Boomkat Product Review:
One of Japan’s most riveting artists follows that KAKUHAN mindmelt from last year (our number 5 album, 2022) with an engrossing suite of wild field recordings and polymetric percussion featuring a whole raft of additional players weaving drums, wind and brass instruments, cello and electronics into a bewildering Acousmatic matrix. Highly recommended listening if you’re into Marginal Consort, Beatrice Dillon, Will Guthrie, Mark Fell, François Bayle.
Having made his mark on these pages over the last few years with appearances as part of Japan’s cult entities Goat and YPY, Koshiro Hino’s turn last year as KAKUHAN took things to a whole other level with an album that felt like some alchemical mix of elements borrowed from Autechre, Photek, Arthur Russell and Mica Levi - a complete stylistic futureshock that worked as well in the club as it did fuelling extended flights of the imagination.
For 2023, Hino takes us into a completely different headspace, assembling a cast of 11 players - the mighty Joe Talia and KAKUHAN’s other half Yuki Nakagawa among them - for a suite of untamed field recordings, clanging percussion, brass and synthesis that are about as far removed from the diaristic ambient de jour as you could possibly imagine. Instead, the ensemble conjure vibrant sound ecologies teeming with detail, mirroring the natural world and communal traditions to form shapeshifting, organismic soundworlds.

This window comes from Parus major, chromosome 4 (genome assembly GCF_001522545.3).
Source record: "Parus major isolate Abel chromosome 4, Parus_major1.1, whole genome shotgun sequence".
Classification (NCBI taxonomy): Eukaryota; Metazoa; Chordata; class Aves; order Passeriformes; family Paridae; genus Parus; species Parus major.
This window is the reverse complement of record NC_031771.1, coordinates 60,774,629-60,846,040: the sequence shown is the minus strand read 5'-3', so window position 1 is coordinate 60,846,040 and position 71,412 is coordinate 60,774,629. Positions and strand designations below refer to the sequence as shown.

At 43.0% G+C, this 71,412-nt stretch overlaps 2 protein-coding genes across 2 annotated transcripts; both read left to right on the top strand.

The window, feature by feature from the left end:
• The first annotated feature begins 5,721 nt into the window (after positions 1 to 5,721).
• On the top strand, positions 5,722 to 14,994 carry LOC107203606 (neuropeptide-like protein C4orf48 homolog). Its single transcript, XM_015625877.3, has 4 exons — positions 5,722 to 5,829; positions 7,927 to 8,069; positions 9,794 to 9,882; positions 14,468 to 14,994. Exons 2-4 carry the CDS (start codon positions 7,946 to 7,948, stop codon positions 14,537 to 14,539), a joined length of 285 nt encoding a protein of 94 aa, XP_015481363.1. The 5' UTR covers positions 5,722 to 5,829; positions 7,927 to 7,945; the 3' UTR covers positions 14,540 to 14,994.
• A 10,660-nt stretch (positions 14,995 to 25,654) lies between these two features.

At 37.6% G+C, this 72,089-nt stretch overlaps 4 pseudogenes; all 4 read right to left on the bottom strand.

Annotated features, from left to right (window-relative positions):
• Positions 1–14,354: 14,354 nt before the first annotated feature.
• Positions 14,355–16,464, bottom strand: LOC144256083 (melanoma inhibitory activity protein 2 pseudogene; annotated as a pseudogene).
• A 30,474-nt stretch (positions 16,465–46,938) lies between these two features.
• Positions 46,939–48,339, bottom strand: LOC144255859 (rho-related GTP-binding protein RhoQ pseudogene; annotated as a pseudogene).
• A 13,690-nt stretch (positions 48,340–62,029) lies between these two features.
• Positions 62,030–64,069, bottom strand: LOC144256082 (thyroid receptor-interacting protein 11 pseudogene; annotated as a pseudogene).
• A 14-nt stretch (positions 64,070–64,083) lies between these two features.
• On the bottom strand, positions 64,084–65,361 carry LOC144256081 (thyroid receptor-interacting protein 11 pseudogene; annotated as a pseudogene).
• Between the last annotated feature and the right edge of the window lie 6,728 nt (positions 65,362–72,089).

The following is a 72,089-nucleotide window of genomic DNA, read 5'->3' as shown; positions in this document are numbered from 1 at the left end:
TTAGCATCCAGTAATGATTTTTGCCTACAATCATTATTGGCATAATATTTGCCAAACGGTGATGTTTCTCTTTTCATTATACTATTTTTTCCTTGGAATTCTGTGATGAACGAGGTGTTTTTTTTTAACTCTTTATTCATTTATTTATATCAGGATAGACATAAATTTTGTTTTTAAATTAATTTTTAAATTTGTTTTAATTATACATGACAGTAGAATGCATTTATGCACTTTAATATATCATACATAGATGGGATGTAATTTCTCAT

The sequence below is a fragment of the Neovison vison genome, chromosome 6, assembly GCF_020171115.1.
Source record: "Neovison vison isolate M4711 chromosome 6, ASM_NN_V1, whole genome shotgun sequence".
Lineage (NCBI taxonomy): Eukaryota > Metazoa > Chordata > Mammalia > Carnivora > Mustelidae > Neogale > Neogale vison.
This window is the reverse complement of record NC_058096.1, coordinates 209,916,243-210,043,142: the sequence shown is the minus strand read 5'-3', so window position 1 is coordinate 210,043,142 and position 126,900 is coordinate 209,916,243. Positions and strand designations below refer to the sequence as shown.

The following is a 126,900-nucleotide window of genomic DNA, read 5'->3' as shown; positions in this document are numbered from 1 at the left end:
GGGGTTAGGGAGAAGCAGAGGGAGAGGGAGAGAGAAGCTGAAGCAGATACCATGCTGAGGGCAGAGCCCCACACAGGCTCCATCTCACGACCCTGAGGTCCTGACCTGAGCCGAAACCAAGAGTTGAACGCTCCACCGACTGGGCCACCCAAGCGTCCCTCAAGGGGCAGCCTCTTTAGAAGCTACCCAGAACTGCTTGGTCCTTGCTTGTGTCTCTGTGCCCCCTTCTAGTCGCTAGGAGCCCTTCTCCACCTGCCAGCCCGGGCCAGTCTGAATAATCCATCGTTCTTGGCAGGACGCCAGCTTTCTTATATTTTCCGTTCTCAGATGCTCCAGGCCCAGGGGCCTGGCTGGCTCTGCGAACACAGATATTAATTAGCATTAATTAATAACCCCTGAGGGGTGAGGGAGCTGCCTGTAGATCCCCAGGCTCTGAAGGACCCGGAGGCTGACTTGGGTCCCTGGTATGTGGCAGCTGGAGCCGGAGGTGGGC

‘Geist II’ was written for 20 speakers, referencing François Bayle's acousmatic music and David Tudor's electro-acoustic environments. It paints a richly detailed scene of a nocturnal rainforest, replete with avian hoots and a skin-crawling patina of insectoid chatter that moves around the soundfield, stealthily growing in density with a more “musical” presence of super low end drone and drums converging form the peripheries to a ritualistic climax. In the second part, focus shifts to remarkably pure percussion-like tropical rain, invaded by swarms of scuttling and winged invertebrates that give way to a water music-like polymetric slosh, resolving to ringing tones and more mellifluous gestures that hark back to GRM’s most poetic, romantic urges.
It’s a deeply psychedelic experience that harmonises tiny electronic fluctuations with bird calls and scraped, resonant drones that phase in-and-out of the mix. It's sound you can practically chew, and another crucial despatch from the contemporary Japanese avant-garde